In South Africa, the world’s first all-female anti-poaching unit the Black Mambas is keeping the vulnerable rhinoceros population alive; however, an even larger issue looms as to why poaching, which is often taken up by young men, continues unabated.
The Black Mambas are made up of 26 young women who work long hours three weeks at a time at the Balule Game Reserve, a collection of gaming parks that include Kruger National Park where the Mambas operate.
Since 2013, the Black Mambas have worked tirelessly to ensure that rhinos are protected from poachers; rhinos’ horns are a hot commodity in Asia, where it is believed the horn can cure cancer, even though it is made out of keratin which is the same substance that makes up human finger nails.
And their efforts have been successful: while a nearby reserve has already seen 23 rhinos killed, Kruger Park has only seen three killings so far this year.
Black Mamba Sophiwe explains why they have been successful, “They [men] underestimate us. [They say,] ‘These are women, they cannot do anything. We can go and poach.’
“Because we are doing visual policing. I can feed the information back to my office.”
The “visual policing” Sophiwe refers to includes driving through the bush and sitting in darkness for hours to listen for sounds of poachers.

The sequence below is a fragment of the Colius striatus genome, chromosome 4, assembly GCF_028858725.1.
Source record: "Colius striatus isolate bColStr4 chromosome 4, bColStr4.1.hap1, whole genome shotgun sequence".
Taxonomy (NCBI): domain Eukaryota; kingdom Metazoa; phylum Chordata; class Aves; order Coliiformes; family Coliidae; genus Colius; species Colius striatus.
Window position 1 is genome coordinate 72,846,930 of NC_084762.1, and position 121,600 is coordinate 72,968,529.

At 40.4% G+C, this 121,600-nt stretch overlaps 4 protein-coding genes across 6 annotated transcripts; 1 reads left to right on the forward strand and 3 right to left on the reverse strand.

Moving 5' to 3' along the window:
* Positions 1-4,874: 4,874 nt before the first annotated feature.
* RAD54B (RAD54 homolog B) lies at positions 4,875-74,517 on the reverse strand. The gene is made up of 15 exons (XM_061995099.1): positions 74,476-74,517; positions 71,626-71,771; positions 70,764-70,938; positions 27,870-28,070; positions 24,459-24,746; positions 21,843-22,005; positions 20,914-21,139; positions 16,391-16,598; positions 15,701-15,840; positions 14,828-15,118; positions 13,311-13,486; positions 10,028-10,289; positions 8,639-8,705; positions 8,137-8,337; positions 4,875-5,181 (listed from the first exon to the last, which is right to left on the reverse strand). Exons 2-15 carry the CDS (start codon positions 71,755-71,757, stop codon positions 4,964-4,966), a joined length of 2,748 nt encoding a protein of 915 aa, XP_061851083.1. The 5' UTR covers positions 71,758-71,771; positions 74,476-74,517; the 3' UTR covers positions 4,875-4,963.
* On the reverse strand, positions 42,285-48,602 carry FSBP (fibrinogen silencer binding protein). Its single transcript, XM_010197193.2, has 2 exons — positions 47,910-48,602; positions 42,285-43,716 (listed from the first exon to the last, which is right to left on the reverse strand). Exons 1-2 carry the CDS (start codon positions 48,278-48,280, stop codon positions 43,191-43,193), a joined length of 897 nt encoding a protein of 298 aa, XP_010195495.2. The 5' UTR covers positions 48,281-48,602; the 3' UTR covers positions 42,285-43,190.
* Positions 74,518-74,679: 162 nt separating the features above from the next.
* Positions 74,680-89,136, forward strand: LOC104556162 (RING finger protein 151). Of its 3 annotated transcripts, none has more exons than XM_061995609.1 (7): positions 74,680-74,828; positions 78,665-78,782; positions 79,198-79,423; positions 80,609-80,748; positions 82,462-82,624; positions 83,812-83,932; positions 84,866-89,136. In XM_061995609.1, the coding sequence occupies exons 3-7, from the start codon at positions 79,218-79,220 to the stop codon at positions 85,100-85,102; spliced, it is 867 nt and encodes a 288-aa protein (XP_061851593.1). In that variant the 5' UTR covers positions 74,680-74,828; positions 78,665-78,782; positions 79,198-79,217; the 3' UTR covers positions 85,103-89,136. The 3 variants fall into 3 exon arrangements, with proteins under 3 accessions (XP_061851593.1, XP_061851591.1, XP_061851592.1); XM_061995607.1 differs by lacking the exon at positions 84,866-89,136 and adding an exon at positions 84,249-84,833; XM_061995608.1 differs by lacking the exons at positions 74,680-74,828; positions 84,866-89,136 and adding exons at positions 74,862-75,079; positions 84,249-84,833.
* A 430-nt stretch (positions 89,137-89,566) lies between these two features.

The Black Mambas also use torch lights to check for poachers under trees and closely inspect the park’s 224-mile electrified fence to determine whether poachers have infiltrated the park.
For those who care about the welfare of endangered animals, such as the rhino and elephant, it can be difficult to comprehend why poachers continue their line of work when it is clear that they are pushing these animals to extinction.
Poaching To Survive
The reality of those living in surrounding communities, though, can be viewed by many as equally distressing.
While there is currently a population of 3 million neighboring the reserve, 86 percent of that number are unemployed.
In addition, with the racial history of South Africa top of mind, many Black South Africans view the various privately owned nature preserves as yet another symbol of the nation’s White elite.
One poacher, who used to be a sniper in the Zimbabwean army, explained the perspective of many South African poachers to Unreported World, saying, “I know that those resources [rhinos] are getting exhausted, but what do I get from them?
“To be frank with you, I have never got any share from them [rhinos and the nature reserves]. I have never even got a single cent of that.
“So once I get a chance to get it, why should I leave it?
“Even if I kill them all, I won’t get my share, and I know my children won’t get anything. I won’t get anything. My parents didn’t get anything. My ancestors never got anything.
“So [with poaching] I got the share. It’s better I’ve got something.”
But for Sophiwe, she is protecting the wildlife for her future generations.
“I want my kids to see whatever I have seen. I don’t want my kids to hear there was a rhino. I want them to experience it, to feel the nature, the love of nature.”
Watch the Black Mambas here: